Sunday, 17 May 2009

'When I was a little girl, and so my mother told me...'

WARNING: MAY BE TRIGGERING

This is a long rage about what little girls learn and why, and what they don't learn and why they need to. We learn that we are not safe in our bodies, and then we learn to fear them, to hide them and not discuss them and keep them out of danger as much as we can. Our mothers teach us this because they want us to be safe, but there is no safety when what you fear is yourself.

I feel damn lucky, because I have strayed across the gender line now, and I can see what had to be re-learnt as a grownup, so I could call myself a man. But some of this, I had to learn just to deal with living in a woman's body, .

What I was taught when I was a little girl
When I was eight years old, I had to go to the doctors for suspected early menarche. My mother asked for a lady doctor but none were available, so an elderly man with greying hair and cold fingers examined and prodded my 'between-my-legs', (the only name I had for it) while my anxious mother looked on. I wasn't unduly distressed by the examination, but I remember the amount that my mother was freaked out and embarrassed by the whole incident. And I got scared, because I could see that she was scared.

That was when I found out my body wasn't really mine.

Fast forward, from Cornwall in summer 1992 to last Christmas. I went to a GUM clinic to get a checkup. These are always unpleasant, but at this particular hospital, they use metal speculums with screws to loosen or tighten. They hurt. They really hurt. I found this out the previous visit, and they now freak me out horribly - worse than a dentist's drill, worse than a bad tongue-piercing, worse than injecting into the eye.

I was shoved up in the stirrups, baring my embattled genitals to the world, and the nurse went off to fetch the doctor. She left my lying there, exposed, cold, unable to fidget or run away (as I very much wanted to), the dreaded speculum lying in my view on the side table.

And I started to cry. Because I hate this procedure, I was nervous, I thought I was ill, I had no control over what happened next, because I was lying, waiting and knowing that this would hurt and humiliate me and I couldn't move.

The doctor returned. I was clearly crying, my breathing was ragged. She ignored my tears, said 'If you don't relax, this will hurt more,' and I lay back and recited the phonetic alphabet to myself, and tried to ignore what was going on down there.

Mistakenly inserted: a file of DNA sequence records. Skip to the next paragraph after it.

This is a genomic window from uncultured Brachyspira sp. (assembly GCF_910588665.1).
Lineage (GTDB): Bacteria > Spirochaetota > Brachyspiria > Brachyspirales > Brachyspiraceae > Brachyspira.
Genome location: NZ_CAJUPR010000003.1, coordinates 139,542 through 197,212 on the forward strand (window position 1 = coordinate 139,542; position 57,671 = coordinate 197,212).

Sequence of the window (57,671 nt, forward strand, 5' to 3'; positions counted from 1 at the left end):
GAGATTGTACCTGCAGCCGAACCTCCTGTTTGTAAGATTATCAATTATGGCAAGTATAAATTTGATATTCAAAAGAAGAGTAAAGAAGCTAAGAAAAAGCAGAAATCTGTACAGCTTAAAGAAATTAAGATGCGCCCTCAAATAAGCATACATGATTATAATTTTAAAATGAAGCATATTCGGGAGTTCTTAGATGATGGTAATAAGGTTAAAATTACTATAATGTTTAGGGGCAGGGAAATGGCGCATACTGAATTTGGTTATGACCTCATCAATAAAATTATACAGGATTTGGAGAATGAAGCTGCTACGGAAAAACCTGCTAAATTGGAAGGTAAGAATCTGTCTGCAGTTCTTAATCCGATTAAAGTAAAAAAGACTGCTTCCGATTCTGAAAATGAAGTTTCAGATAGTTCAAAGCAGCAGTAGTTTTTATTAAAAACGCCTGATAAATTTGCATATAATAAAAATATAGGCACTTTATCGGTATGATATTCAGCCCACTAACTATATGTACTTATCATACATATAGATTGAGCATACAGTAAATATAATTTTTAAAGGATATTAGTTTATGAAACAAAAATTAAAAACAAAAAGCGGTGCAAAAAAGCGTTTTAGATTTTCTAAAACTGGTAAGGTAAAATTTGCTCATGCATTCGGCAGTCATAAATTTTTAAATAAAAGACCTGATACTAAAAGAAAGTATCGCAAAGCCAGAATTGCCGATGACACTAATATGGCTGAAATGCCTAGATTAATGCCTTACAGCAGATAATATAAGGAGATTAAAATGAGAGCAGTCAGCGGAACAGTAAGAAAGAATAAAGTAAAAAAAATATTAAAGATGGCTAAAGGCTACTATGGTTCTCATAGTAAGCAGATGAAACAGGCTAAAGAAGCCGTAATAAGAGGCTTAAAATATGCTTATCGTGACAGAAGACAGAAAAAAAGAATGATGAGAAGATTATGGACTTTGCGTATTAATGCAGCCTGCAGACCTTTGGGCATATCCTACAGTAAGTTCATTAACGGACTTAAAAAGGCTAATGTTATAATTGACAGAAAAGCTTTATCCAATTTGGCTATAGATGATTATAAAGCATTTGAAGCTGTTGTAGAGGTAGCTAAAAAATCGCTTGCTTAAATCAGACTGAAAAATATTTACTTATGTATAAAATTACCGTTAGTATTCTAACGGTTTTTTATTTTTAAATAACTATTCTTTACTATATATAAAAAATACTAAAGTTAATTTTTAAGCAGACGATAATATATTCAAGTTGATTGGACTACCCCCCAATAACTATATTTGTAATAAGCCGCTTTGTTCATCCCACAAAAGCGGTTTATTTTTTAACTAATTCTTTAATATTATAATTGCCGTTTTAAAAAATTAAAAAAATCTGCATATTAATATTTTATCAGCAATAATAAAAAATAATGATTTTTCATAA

Every woman I talk to about this has a similar horror story.
Once the female body is in the hands of the experts, it's not yours any more.

What I was taught as a teenager
I learned that I could be attacked because of my body. I was banned from walking alone after dark, I learned that I must dress conservatively, I must never ever speak to strangers, I must not wear short skirts, because these things were dangerous to me because of my body. I was not allowed to be even slightly less than fully covered in front of my male relatives - including my father and brother, men whom, to this day, I would unquestioningly trust with my life. I was taught that my body was dangerous. The first time a stranger accosted me because of my body, I was fourteen years old. I literally ran all the way home, and cried for half an hour with fear.

Every woman I talk to about this learned a version of it.

Once the female body is a sex object, it's not yours any more.

What I was never taught when I was a little girl.
How to take an attacker out at the eyes, the throat, the kneecap. How to stack up muscle on my upper body so I am physically able to wrestle men bigger and stronger than me. How to run. How to ask questions, all the time. How to take a handmirror and look at my cunt, and then draw what I saw, and then learn to love what I saw. How to kick in heavy boots. How to look bigger and more confident. How to meet people's eyes. How to fight back. How to forgive myself for not fighting back. How to love my body. How to enjoy sex. How to tell a man I can't go swimming because of my period. How to demand safer sex. How to get checkups every six months in case we weren't safe enough. How to make a fuss when the checkups are skimped or insensitive or painful or humiliating. How to talk about my clitoris. How to negotiate orgasms. How to not shave and not care. How to ignore makeup. How to argue with doctors. How to forget what my mother told me, and think about what daughters need to hear. How to demand this knowledge for all women.